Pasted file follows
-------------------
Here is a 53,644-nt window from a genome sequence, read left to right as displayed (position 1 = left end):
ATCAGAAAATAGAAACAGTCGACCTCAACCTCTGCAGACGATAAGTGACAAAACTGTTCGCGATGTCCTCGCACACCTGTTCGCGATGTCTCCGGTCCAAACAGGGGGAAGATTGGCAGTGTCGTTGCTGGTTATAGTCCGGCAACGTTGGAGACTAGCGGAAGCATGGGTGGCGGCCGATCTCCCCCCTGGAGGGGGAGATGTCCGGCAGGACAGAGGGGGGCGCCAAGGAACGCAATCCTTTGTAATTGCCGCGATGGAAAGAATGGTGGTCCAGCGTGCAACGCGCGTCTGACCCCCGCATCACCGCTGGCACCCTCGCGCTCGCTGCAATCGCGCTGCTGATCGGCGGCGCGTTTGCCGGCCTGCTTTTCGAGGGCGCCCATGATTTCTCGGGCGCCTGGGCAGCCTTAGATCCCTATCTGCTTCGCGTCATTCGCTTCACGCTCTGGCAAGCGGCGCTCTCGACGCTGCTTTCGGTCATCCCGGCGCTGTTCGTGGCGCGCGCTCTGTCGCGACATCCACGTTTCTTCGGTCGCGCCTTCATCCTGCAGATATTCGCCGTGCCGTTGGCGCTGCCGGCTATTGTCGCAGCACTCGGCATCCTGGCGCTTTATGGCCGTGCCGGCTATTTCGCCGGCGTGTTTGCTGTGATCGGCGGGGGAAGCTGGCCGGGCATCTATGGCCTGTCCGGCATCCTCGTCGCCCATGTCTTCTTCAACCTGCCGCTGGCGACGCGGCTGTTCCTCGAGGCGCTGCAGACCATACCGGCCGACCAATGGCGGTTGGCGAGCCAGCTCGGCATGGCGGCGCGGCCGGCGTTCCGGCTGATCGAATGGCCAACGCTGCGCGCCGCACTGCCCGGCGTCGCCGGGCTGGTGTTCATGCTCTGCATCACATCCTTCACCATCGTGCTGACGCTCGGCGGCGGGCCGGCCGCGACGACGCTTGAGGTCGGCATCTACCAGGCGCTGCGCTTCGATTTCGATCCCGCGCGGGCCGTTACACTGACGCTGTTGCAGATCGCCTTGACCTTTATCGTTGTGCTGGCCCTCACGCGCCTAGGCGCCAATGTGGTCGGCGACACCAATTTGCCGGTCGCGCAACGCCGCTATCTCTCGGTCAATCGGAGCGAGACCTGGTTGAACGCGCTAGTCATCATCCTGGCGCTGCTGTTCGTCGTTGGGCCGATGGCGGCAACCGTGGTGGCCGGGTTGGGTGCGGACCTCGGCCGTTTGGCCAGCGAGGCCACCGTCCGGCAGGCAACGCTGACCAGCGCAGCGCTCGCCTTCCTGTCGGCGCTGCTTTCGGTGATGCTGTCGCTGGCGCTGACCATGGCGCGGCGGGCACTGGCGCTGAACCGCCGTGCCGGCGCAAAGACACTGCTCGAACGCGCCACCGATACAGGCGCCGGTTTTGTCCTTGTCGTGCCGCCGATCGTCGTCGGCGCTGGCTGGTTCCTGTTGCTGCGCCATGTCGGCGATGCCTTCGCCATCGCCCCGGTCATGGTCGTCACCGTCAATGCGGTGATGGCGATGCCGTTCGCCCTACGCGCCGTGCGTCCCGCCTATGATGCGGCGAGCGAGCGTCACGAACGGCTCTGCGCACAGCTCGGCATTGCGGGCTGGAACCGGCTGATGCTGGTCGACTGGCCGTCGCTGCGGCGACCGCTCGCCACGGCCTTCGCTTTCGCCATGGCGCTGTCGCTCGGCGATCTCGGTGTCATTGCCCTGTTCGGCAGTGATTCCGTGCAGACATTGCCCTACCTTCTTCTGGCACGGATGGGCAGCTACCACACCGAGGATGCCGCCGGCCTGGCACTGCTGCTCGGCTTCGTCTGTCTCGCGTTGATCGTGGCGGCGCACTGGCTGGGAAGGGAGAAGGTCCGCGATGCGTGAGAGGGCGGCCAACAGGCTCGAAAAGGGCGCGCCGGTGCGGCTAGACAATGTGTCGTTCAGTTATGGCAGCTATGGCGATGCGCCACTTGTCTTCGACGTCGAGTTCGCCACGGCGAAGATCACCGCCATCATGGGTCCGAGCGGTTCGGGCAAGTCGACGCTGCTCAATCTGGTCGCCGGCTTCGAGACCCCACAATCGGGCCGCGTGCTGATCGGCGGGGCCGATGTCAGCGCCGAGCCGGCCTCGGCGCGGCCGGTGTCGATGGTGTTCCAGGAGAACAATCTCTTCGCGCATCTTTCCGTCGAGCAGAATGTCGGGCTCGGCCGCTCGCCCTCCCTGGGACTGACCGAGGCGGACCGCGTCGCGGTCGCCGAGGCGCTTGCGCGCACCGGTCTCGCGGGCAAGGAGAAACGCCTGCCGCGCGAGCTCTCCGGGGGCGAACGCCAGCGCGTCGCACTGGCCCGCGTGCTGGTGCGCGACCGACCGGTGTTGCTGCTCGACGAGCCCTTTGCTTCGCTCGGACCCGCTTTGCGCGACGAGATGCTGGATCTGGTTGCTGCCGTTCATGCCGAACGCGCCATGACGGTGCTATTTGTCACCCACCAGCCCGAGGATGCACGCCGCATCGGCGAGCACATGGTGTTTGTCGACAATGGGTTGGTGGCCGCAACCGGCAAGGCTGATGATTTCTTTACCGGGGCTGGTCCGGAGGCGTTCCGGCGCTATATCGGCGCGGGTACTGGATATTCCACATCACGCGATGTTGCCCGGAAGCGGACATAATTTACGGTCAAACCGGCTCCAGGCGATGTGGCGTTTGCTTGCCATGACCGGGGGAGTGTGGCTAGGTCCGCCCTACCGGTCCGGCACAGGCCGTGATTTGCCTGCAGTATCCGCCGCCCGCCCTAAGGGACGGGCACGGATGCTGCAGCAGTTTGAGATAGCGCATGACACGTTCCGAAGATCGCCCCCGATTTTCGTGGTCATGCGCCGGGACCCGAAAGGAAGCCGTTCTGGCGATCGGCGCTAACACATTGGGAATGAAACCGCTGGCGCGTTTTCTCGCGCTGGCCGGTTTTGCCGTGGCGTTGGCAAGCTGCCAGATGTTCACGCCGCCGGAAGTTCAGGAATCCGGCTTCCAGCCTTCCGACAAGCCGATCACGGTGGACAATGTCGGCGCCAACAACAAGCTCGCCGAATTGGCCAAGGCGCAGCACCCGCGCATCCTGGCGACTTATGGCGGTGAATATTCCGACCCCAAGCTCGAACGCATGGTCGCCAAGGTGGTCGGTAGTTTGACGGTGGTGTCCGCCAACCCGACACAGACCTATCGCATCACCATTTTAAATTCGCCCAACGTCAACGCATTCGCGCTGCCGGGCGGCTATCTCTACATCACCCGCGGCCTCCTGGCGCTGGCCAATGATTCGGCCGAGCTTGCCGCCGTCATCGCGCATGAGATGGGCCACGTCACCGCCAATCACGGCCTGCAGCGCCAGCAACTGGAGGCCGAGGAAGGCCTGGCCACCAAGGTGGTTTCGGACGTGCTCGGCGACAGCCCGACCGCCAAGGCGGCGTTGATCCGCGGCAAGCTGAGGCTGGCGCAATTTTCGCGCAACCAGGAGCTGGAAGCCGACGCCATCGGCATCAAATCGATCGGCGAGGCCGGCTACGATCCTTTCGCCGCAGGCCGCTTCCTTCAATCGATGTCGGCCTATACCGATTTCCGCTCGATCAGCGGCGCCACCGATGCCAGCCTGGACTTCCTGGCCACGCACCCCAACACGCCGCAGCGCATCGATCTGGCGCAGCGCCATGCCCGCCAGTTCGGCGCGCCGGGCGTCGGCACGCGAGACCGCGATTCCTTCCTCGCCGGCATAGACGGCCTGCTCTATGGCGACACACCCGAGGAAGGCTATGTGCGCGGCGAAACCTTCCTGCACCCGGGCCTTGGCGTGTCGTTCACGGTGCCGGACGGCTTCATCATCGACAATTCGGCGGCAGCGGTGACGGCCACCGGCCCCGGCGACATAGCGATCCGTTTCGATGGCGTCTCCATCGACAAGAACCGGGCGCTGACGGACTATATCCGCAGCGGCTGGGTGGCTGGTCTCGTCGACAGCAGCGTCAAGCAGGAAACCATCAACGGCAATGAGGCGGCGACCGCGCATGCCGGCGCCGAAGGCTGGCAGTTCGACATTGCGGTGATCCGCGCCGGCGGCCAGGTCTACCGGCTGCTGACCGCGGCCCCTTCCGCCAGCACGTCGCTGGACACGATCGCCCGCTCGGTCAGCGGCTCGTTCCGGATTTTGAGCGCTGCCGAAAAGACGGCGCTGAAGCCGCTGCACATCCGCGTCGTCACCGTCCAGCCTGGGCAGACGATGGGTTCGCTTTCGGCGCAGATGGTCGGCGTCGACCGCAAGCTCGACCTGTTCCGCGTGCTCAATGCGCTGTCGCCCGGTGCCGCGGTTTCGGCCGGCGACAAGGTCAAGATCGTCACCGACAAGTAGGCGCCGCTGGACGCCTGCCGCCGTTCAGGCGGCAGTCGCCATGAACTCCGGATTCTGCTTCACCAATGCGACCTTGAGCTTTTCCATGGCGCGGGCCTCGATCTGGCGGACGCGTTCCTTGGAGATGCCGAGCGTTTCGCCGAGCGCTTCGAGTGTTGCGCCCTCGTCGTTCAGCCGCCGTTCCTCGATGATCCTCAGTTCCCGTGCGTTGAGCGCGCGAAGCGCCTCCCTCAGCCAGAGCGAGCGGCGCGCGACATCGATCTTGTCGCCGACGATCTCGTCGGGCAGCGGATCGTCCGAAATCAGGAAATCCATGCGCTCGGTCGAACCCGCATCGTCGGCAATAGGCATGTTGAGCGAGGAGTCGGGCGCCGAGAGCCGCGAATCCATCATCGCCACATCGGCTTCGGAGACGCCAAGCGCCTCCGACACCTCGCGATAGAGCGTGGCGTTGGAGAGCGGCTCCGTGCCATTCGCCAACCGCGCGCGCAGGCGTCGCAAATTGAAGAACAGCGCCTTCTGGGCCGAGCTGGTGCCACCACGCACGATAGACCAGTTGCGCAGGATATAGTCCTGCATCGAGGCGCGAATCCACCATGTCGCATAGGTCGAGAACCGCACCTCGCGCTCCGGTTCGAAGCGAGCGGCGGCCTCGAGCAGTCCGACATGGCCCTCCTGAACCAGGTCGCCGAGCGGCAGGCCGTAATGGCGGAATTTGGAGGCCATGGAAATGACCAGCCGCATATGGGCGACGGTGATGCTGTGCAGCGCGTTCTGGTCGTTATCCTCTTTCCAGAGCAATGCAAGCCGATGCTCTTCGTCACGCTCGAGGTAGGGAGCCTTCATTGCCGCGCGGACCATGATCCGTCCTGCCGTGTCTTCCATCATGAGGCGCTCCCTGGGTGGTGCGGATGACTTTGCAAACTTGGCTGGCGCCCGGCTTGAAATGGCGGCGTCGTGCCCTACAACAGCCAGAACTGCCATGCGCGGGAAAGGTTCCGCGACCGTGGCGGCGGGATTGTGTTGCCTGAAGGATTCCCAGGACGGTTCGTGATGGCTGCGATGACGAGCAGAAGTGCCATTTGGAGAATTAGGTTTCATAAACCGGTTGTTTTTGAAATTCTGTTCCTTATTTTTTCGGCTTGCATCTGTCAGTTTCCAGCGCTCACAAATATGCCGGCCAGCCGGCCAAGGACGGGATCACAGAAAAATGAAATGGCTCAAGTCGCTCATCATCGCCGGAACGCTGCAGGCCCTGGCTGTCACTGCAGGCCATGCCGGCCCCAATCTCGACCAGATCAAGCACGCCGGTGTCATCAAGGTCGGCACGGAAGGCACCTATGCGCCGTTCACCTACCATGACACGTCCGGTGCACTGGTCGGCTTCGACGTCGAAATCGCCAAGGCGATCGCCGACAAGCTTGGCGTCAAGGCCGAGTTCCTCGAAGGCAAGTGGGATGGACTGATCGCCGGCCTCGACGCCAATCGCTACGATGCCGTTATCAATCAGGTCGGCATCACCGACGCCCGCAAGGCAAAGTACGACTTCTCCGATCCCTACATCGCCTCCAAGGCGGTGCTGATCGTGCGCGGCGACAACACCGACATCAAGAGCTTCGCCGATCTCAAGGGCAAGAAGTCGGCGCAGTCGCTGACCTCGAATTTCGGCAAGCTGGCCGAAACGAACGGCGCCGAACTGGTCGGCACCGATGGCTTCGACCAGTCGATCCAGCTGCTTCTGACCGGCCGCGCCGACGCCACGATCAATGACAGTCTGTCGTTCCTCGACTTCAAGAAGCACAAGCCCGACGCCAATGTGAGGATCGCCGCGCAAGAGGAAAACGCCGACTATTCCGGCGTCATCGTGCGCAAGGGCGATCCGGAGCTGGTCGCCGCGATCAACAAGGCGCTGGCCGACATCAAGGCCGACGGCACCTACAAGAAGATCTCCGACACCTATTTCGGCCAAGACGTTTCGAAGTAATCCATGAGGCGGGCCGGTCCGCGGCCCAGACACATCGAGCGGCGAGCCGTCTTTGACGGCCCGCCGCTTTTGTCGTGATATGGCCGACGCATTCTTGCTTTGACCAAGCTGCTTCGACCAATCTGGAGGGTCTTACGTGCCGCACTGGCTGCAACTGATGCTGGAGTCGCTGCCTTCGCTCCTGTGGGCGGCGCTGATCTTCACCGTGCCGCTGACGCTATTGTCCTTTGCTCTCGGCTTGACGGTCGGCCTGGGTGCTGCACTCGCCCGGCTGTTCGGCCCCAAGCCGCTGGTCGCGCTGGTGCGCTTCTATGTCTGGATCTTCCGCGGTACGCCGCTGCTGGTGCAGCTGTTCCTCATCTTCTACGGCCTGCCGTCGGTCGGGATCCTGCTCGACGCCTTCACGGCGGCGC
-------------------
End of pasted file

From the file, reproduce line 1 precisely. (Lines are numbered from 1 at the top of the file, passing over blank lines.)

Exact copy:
Here is a 53,644-nt window from a genome sequence, read left to right as displayed (position 1 = left end):